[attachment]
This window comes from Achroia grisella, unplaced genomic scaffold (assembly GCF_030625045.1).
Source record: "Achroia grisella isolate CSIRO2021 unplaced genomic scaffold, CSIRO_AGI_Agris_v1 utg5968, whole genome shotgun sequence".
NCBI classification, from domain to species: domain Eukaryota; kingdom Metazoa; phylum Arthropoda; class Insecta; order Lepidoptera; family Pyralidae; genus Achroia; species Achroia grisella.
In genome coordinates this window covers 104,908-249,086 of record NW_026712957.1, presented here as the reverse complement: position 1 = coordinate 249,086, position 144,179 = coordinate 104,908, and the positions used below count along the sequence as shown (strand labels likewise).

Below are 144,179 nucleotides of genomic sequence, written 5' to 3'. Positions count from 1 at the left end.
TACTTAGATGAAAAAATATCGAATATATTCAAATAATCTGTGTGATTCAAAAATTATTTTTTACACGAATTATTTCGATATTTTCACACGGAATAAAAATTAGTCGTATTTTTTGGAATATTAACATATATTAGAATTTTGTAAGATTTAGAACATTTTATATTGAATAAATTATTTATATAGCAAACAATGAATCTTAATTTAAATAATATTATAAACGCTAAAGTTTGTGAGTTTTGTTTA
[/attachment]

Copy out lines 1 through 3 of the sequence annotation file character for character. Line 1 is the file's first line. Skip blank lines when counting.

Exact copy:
This window comes from Achroia grisella, unplaced genomic scaffold (assembly GCF_030625045.1).
Source record: "Achroia grisella isolate CSIRO2021 unplaced genomic scaffold, CSIRO_AGI_Agris_v1 utg5968, whole genome shotgun sequence".
NCBI classification, from domain to species: domain Eukaryota; kingdom Metazoa; phylum Arthropoda; class Insecta; order Lepidoptera; family Pyralidae; genus Achroia; species Achroia grisella.